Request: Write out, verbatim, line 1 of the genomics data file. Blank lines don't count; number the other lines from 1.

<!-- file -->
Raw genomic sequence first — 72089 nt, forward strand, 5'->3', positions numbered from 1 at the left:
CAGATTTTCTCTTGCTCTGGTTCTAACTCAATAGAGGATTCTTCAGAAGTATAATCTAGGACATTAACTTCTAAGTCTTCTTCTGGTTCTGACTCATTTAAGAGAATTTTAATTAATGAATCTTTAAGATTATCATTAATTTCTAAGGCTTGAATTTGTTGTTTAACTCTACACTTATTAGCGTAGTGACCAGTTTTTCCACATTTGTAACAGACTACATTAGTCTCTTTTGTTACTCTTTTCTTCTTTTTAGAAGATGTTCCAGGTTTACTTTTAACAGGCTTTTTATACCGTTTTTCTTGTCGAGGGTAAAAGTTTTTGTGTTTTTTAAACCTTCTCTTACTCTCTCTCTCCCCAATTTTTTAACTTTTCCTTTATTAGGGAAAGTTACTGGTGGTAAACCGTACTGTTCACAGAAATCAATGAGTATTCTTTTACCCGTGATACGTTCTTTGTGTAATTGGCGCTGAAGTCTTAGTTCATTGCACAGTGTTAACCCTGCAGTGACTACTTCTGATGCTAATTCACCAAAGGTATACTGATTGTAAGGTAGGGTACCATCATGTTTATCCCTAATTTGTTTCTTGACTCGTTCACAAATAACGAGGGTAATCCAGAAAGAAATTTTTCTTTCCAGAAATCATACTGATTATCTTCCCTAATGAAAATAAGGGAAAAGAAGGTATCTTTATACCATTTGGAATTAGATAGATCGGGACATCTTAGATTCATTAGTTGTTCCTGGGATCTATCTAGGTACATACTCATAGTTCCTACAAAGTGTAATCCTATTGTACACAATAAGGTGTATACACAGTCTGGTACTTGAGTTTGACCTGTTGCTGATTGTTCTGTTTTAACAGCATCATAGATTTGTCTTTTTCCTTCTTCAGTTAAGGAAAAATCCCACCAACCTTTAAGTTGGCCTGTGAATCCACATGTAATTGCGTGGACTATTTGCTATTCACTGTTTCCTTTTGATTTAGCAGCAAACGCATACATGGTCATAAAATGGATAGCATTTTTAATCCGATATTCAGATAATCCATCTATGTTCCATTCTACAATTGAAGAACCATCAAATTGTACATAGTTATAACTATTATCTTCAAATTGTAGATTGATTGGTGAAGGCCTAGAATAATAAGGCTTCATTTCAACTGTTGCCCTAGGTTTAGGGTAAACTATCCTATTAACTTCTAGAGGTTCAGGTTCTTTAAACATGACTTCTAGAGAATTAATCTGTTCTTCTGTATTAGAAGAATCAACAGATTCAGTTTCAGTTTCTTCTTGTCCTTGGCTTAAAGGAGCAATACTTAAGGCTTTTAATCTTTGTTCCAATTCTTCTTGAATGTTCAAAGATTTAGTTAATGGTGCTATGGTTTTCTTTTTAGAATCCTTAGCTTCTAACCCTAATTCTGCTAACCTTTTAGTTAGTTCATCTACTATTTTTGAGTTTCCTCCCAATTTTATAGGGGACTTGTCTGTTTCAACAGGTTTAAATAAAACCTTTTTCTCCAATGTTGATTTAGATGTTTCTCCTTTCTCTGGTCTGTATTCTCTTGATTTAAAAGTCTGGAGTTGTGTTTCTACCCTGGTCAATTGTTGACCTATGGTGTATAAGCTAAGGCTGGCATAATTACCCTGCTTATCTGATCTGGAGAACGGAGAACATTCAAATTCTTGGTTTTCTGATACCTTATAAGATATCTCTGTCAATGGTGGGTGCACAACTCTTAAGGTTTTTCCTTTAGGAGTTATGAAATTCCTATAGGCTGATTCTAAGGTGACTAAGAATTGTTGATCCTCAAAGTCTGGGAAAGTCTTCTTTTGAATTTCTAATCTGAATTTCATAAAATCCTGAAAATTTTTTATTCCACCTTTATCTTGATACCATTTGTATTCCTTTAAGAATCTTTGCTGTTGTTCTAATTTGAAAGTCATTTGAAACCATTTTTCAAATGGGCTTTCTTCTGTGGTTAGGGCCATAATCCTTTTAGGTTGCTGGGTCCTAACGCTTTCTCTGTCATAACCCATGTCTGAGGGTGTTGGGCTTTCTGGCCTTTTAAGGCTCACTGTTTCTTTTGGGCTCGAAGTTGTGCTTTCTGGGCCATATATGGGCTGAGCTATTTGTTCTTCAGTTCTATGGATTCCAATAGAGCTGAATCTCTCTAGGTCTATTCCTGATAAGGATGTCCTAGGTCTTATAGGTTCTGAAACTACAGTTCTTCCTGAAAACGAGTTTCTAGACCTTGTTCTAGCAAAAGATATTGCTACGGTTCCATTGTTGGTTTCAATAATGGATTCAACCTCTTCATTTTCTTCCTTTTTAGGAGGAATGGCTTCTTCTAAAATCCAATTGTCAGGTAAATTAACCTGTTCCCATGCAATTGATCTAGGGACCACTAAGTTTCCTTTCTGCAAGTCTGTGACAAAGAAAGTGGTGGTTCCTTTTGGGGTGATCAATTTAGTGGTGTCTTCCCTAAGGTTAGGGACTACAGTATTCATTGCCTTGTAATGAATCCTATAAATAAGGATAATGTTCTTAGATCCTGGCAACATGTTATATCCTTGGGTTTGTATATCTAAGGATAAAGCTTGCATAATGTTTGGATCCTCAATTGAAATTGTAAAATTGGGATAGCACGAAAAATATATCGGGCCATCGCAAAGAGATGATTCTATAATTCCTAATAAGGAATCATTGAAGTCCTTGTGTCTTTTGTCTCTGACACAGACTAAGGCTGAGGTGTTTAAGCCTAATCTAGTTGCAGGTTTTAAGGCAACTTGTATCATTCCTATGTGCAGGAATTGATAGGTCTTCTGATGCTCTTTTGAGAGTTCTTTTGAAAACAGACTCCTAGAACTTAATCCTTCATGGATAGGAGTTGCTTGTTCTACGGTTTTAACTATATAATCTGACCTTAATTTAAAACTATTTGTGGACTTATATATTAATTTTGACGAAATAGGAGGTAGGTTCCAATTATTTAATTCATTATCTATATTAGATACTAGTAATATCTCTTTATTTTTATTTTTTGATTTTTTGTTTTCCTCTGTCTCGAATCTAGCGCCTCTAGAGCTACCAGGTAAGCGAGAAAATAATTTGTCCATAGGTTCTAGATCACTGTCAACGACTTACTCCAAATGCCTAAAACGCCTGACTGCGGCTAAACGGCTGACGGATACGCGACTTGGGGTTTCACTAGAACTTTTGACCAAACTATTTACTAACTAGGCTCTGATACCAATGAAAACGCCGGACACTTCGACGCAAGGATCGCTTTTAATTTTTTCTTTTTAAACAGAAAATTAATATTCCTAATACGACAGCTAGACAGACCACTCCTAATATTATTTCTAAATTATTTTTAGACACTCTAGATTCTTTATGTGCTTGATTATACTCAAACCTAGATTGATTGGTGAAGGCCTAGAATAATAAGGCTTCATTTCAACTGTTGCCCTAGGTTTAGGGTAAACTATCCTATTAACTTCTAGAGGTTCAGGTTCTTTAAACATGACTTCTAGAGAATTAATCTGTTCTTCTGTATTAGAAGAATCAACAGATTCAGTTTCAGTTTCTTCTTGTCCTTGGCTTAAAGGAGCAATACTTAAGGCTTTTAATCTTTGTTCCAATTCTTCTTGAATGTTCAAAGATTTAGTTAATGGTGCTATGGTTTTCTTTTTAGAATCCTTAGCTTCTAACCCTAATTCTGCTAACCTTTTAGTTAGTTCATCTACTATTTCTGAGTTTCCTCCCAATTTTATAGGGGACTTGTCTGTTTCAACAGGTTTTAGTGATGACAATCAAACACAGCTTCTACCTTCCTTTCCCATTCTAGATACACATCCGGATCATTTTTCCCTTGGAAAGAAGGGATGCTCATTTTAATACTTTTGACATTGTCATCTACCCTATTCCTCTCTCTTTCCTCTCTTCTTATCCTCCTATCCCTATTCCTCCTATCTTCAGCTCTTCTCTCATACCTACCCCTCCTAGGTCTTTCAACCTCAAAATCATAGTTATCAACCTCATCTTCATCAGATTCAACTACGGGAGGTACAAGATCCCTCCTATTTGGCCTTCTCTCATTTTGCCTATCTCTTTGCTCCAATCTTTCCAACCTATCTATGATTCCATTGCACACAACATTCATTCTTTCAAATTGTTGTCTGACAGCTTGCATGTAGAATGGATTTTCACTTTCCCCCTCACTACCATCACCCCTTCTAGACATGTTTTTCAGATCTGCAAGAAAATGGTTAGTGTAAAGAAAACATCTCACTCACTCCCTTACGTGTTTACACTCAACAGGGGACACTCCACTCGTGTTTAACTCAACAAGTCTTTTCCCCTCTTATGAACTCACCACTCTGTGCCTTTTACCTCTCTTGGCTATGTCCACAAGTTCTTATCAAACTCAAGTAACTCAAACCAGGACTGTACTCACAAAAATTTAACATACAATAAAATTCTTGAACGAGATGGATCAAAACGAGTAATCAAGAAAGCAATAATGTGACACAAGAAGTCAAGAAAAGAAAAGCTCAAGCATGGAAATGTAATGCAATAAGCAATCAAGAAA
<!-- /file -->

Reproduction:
Raw genomic sequence first — 72089 nt, forward strand, 5'->3', positions numbered from 1 at the left: